In contrast, since its founding in 1956, Quadrant has consistently defended high culture, freedom of speech, liberal democracy and the Western Judeo-Christian tradition. Apart from the grant we have now lost, we have no other public subsidies or major patrons. We survive entirely through the honest market revenues of subscriptions, newsagent sales, and donations from subscribers.
The Australia Council’s decision to end our funding is plainly an act of revenge by its bureaucrats and advisers. It is designed to punish us for being on the same side of the political fence as the Abbott government’s Minister for the Arts, George Brandis, who himself was responding to an act of arts-funding bastardry by Julia Gillard.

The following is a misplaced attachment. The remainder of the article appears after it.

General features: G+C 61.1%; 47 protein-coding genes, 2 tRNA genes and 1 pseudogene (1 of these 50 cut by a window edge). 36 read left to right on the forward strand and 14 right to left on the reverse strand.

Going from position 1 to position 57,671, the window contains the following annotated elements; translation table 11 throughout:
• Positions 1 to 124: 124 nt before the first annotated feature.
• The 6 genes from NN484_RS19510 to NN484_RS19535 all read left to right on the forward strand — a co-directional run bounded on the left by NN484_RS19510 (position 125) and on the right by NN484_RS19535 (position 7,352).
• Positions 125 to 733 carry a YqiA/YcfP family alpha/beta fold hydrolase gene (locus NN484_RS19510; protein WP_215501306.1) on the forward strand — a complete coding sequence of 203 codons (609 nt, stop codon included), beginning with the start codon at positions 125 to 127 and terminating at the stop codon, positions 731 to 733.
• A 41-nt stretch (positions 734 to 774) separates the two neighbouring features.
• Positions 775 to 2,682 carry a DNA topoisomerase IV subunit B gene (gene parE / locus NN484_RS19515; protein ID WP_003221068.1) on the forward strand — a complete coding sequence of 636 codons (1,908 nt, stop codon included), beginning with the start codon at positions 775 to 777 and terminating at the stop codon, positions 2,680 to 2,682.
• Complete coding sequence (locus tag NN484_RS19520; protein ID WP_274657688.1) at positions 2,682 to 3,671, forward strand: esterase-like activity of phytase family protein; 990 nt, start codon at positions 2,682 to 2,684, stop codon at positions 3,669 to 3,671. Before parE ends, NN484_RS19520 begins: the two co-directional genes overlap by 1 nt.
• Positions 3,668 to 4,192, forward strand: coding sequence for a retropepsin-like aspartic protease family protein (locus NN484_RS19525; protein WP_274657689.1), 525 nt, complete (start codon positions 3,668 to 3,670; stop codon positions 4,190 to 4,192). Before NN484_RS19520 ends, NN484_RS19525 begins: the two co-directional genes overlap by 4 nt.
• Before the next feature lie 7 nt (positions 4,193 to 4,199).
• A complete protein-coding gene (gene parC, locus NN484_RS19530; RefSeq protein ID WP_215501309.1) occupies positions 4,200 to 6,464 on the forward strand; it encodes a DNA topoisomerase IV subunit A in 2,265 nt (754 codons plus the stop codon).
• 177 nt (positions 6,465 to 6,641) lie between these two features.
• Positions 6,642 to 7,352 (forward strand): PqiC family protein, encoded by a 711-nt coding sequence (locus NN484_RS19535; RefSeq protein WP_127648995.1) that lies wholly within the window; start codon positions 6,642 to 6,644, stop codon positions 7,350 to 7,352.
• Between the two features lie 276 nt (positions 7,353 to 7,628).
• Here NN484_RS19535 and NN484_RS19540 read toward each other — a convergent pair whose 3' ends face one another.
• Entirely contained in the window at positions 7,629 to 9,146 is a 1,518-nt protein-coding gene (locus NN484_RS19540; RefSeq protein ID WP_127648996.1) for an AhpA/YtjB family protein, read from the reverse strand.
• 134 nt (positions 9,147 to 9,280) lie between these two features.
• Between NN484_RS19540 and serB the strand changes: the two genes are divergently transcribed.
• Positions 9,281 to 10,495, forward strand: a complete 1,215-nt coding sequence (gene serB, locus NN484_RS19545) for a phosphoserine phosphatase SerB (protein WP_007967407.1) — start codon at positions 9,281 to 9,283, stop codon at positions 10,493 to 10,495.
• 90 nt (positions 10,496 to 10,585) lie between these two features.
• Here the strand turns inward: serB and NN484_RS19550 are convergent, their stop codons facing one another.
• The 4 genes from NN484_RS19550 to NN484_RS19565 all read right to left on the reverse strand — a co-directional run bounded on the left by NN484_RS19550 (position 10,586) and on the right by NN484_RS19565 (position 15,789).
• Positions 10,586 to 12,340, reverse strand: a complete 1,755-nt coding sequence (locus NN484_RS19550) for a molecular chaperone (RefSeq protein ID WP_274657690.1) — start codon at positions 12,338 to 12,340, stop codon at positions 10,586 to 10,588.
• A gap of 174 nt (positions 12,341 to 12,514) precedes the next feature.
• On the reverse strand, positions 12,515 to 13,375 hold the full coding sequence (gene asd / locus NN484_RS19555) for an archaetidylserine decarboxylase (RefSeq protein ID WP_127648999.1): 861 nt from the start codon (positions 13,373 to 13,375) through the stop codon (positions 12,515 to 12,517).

Faced with the certainty that Labor would lose the 2013 election, Gillard pushed the Australia Council Act 2013 through parliament with her partners, the Greens. This was intended to both entrench the existing bureaucracy and ensure a Coalition Minister for the Arts could no longer do what all his predecessors had been able to do since 1975, that is, make his own appointments to the Literature Board and other sub-boards within the organization. George Brandis decided to circumvent this Act by cutting some Australia Council funding and placing the money saved with a new organization, Catalyst, run from within his Ministry.
However, funding for literary magazines such as Quadrant remained with the Australia Council. In response to Brandis’s action, the Australia Council cancelled last October’s round of funding applications and made us apply in February this year, announcing results last week.